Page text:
// Sand Toys – These are another must-have for the kiddos. If your kids enjoy playing at the beach, they’ll love playing with their sand toys in the desert dirt and sand. Don’t forget about construction trucks, they are perfect for the desert too!
Playing in the super soft sand near the swing set in Glamis, all they need are sand toys!
// Baby Play Yard – Babies love camping! My kids started camping when they were eight weeks old, and they’ve come along with my husband and I for every desert camping trip since they were born. There’s more prep and planning when you’re bringing a baby, and this Summer Infant Pop N’ Play Foldable Play Yard was one of the most useful baby camping items I ever bought. It folds up to about the size of a standard folding camp chair, and it keeps your baby safe from crawling too far from camp or from eating too much dirt. We always supervised our kids when they were playing in the play yard, and they loved it!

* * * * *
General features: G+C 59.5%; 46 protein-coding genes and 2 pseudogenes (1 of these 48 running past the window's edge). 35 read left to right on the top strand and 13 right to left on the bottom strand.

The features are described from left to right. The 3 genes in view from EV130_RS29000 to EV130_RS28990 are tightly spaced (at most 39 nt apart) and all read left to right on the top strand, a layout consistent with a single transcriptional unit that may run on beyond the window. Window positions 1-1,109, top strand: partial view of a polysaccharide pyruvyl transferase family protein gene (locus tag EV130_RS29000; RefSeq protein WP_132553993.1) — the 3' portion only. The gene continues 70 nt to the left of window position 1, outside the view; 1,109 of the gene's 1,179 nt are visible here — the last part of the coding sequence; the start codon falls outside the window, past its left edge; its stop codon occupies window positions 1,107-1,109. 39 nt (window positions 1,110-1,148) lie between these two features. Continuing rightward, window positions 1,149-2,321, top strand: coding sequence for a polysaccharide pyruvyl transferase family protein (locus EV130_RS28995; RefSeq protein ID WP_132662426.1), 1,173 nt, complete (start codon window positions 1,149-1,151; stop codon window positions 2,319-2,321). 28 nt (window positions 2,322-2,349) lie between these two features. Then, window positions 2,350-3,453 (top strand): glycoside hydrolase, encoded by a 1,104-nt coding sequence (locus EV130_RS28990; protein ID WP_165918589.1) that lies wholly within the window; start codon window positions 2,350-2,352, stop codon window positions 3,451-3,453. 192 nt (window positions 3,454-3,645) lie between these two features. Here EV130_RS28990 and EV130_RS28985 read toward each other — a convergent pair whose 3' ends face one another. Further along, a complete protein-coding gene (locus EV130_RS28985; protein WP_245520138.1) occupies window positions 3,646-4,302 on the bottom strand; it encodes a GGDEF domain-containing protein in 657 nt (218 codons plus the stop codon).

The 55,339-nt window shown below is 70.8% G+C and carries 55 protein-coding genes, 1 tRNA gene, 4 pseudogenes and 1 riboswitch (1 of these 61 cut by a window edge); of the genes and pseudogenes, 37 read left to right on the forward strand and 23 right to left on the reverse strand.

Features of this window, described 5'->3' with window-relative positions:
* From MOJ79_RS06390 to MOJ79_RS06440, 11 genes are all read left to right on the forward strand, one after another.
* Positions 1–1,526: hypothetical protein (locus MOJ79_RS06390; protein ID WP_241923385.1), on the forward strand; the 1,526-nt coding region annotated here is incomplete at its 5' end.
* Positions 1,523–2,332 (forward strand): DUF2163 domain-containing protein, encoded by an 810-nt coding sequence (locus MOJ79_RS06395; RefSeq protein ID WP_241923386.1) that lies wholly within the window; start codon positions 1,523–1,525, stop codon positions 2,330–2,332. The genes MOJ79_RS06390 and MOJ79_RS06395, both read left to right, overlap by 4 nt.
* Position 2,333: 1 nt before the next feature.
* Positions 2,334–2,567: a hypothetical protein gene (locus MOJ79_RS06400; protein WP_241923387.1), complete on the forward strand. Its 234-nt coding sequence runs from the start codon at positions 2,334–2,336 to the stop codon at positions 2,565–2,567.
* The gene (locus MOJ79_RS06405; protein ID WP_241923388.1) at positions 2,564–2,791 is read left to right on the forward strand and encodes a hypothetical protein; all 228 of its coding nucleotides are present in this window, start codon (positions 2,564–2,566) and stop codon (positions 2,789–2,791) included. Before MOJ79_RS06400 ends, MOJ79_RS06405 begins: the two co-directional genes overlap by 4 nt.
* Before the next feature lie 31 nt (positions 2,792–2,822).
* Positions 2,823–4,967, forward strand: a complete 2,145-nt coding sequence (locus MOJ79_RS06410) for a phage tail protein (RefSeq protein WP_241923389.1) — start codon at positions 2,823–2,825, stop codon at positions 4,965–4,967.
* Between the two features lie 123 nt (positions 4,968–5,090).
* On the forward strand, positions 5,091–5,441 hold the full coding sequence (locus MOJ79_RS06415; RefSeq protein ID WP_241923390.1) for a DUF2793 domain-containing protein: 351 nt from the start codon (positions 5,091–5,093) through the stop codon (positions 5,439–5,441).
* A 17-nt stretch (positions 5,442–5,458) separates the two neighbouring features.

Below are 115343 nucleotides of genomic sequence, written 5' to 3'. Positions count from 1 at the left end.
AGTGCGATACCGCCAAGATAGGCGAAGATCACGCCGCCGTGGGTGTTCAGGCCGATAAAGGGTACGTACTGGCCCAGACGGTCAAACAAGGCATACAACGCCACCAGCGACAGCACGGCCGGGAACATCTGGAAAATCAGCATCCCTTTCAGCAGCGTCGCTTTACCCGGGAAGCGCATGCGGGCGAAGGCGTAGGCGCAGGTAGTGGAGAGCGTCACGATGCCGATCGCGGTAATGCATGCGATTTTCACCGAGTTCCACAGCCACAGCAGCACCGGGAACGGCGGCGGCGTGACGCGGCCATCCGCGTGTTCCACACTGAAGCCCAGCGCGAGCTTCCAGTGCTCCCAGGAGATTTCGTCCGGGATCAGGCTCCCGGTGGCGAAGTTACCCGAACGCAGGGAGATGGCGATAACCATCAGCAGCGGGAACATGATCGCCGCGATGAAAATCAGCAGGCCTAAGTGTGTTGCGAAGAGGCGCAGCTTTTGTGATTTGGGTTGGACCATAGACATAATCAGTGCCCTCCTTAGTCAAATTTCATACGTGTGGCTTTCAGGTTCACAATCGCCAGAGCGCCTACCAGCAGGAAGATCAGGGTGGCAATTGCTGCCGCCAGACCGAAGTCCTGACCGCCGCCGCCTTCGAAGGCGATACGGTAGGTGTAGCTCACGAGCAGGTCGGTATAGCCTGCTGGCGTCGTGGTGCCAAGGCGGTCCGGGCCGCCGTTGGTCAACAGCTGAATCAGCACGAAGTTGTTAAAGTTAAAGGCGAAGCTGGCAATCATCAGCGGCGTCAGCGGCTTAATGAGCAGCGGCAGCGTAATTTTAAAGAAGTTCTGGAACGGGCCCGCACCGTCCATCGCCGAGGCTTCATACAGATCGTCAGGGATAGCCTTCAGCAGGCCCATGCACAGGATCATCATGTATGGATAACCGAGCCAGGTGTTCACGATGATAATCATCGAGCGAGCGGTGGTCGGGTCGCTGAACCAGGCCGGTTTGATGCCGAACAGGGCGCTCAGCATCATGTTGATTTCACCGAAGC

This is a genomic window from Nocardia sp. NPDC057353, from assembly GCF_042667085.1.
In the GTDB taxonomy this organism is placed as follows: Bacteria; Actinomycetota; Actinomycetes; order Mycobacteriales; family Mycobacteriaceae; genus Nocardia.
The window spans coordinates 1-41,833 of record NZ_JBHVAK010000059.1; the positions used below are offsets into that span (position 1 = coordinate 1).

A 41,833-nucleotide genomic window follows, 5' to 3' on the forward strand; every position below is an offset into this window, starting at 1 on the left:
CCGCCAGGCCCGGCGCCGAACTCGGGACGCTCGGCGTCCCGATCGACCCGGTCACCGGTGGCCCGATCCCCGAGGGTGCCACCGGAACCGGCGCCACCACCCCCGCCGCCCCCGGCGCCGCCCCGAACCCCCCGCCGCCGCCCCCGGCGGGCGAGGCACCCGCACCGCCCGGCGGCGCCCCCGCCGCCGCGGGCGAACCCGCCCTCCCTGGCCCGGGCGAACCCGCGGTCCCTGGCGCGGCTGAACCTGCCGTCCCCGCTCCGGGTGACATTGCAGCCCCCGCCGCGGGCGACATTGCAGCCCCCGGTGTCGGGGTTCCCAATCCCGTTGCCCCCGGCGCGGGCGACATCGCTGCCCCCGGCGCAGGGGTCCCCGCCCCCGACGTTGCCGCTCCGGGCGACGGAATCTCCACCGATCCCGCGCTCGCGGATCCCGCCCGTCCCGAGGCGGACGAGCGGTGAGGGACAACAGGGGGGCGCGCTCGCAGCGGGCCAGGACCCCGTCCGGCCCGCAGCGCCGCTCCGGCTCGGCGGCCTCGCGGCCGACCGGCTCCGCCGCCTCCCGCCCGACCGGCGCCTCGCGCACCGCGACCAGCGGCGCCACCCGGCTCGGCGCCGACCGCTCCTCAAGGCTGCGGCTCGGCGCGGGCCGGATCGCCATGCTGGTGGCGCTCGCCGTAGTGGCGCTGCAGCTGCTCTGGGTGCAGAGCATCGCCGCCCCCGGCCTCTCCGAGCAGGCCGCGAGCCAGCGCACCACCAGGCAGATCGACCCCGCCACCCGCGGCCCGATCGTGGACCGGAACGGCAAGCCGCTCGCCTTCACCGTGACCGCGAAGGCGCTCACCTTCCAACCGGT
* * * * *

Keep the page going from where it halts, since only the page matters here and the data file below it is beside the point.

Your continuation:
A baby play yard provides a safe place to play when camping with a baby. Always supervise babies in play yards.
// Comfy Camp Chairs – These KingCamp Moon Saucer Camping Chairs are super comfortable and perfect for sitting around the campfire. They fold up easily for transporting and I’ve noticed that they feel more supportive than a standard folding camp chair. I’ve been using these for two years and they have held up really well.
Parker prefers his tiny camp chair over the KingCamp chairs. But these KingCamp chairs are super comfy!
// Camp Table – KingCamp also makes a small, fold-up camp table that is perfect for setting up near your camp chairs or setting outside your RV. We use our folding table for setting helmets on, drinks, snacks, you get the idea!
// Kettle and French Press – COFFEE–it’s mandatory on all my camping trips. I use a plain old 8-cup camp kettle on the stove to heat up the water, then I use an insulated steel french press to make a big batch of hot camp coffee. The coffee stays hot for hours in this french press, and this method requires only a camp stove to make. I have an RV so I could use a regular coffee maker, but it’s nice to just fire up the stove in my little kitchen and avoid kicking on the loud generator first thing in the morning.